There will be so much going on at the Fest, Romney says, "that you could spend all day, each day, and not go through everything." There is really something for everyone, he adds, and most of it is free. There will be a charge for special events held in the Gathering Center, but everything in the village is offered at no charge.

Sponsoring heritage groups putting on Frontier Fest include Associated Square Dance Clubs of Utah, Clog America, Freedom Motion Pictures, Heber Valley Historic Railroad, Old Time Utah Dances, The American West Heritage Center, The Pioneer Heritage Company, Utah Cowboy Poets, Utah Old Time Fiddlers, Utah Pioneer Heritage Arts and Utah Storytelling Guild. The official host of Frontier Fest will be Toker Timothy Many Hats, a mountain man, trapper, adventurer, storyteller and interpreter of American Indian cultures who "embodies the spirit of the frontier encountered by the pioneers."

It's a varied group, but they all have a common purpose, Romney says. They want to honor the people and traditions of the past and what they have given us.

"The pioneers jump-started the infrastructure we have," he says. "They were amazing colonizers and builders. What would you want to do if you walked 3,000 miles to get here? I'd want to rest. But not them. They jumped up and started building, started planting. They left a tremendous legacy of work and production."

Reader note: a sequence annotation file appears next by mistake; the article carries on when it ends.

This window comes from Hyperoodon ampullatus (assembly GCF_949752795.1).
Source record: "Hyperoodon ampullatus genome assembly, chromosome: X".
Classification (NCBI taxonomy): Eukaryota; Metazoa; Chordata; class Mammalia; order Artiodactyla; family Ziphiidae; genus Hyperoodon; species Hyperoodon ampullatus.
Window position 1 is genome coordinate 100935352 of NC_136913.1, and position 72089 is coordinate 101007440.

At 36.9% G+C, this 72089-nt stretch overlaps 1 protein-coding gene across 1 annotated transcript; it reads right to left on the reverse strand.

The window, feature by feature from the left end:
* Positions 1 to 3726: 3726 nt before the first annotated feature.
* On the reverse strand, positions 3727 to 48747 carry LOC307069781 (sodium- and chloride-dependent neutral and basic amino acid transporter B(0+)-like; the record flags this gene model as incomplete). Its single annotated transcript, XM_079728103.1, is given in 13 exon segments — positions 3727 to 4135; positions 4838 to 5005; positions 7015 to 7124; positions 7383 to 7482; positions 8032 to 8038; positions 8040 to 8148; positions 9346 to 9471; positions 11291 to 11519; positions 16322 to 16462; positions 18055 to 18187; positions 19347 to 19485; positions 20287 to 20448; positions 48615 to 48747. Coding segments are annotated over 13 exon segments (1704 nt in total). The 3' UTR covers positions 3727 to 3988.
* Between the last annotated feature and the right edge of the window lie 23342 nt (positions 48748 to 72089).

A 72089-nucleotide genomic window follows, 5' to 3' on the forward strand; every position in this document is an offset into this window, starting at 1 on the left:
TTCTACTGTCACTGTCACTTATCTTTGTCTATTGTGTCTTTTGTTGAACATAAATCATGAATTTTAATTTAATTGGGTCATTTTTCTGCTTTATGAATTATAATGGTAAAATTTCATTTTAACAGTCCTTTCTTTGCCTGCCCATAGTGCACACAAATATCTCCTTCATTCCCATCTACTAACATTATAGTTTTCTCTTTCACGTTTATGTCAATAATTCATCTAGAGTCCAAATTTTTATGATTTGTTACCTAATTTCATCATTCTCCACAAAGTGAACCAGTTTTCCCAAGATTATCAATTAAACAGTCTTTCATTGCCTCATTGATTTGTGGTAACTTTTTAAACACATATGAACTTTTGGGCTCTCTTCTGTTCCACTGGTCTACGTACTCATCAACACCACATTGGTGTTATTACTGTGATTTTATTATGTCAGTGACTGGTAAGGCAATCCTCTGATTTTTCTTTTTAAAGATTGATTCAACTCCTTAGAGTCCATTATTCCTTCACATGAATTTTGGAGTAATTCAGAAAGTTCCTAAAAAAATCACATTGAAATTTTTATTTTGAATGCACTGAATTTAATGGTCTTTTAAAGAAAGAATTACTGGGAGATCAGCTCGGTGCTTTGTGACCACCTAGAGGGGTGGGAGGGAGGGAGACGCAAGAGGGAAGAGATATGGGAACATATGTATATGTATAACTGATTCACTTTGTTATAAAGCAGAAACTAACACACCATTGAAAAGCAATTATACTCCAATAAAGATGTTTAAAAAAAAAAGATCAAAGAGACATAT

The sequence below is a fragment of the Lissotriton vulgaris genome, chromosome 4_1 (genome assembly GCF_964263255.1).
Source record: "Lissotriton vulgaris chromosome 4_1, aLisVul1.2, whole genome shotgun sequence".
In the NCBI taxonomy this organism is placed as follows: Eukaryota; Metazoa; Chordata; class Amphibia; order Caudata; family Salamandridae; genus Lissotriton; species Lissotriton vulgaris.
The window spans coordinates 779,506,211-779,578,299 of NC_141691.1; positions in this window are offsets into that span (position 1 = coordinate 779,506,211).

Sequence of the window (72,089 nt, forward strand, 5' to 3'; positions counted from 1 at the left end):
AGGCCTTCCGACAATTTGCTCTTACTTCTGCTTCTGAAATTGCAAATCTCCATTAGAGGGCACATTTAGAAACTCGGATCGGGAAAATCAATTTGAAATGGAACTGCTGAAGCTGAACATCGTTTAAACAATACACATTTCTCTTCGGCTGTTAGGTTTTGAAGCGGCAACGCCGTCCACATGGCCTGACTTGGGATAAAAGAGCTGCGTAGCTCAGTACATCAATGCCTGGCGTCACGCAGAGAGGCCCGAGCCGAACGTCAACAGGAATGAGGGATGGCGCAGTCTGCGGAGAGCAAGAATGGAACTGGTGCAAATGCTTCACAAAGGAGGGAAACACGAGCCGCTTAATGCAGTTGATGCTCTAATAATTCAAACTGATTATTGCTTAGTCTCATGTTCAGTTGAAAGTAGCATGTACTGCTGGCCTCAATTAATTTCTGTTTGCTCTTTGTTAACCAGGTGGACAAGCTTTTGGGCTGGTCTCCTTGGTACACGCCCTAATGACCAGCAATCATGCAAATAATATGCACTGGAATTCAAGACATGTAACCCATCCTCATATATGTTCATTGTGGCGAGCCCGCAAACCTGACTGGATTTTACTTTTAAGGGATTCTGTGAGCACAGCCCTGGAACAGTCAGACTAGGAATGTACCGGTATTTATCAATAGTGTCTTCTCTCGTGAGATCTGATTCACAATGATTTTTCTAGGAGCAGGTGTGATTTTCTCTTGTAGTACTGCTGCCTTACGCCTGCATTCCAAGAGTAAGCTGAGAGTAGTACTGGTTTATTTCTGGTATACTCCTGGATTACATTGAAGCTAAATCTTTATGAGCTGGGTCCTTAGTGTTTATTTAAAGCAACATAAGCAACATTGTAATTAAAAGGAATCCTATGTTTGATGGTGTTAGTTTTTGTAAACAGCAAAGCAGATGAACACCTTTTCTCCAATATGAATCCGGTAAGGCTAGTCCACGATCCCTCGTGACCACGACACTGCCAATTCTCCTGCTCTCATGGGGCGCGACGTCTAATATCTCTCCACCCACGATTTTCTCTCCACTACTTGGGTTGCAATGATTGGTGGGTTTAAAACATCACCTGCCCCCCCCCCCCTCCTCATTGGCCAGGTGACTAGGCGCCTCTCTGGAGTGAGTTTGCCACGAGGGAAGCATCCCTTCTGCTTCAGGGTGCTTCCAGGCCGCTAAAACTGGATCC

But that's not all. "They also left a legacy of character. No matter what the odds, they overcame them. They left a legacy of ingenuity. We have all this technology to help us, but they had to come up with ways to do what they did and to do it better."

The pioneers left us a legacy of community — "a sense of caring for each other. That's slipping away. We get so addicted to technology and get so busy with our lives we forget to go and help our neighbors, to be of service to them."

And, he adds, "They left us a legacy of arts. They left us their songs, their dances." And it is through those arts that the UPHA finds not only appropriate but also exciting ways to honor those legacies.

"It is so important, especially for our youth," Bishop says.

Knowing about the past "gives young people an identify. It gives them ways to express themselves and important things to think about. They need to learn the past to prepare for the future."

Clog America has taken part in folk festivals all around the world, she says. "Culture and tradition is such a big thing in other parts of the world. We were in Sardinia last year, and people there were surprised to find out that America had a cultural tradition. They think our culture is only what they see on TV."

But, she says, "we have a rich tapestry of culture that is woven together with all the threads brought to it by the heritage groups of UPHA."

That's what the Frontier Fest is all about, she says. "We can learn so much from that tapestry. We can't let it unwind, or we will lose all the color and tradition of the past."


If you go . . .

What: Frontier Fest

Where: Gardner Village, 1100 W. 7800 South, West Jordan

When: Friday and Saturday, June 13-14, all day beginning at 10 a.m.

How much: Many activities are free; others range from $5 to $13 per person.

Tickets: For all ticketed events, tickets are available at www.SmithsTix.com

Schedule and info: www.upharts.org or www.clogamerica.org


E-mail: carm[email protected]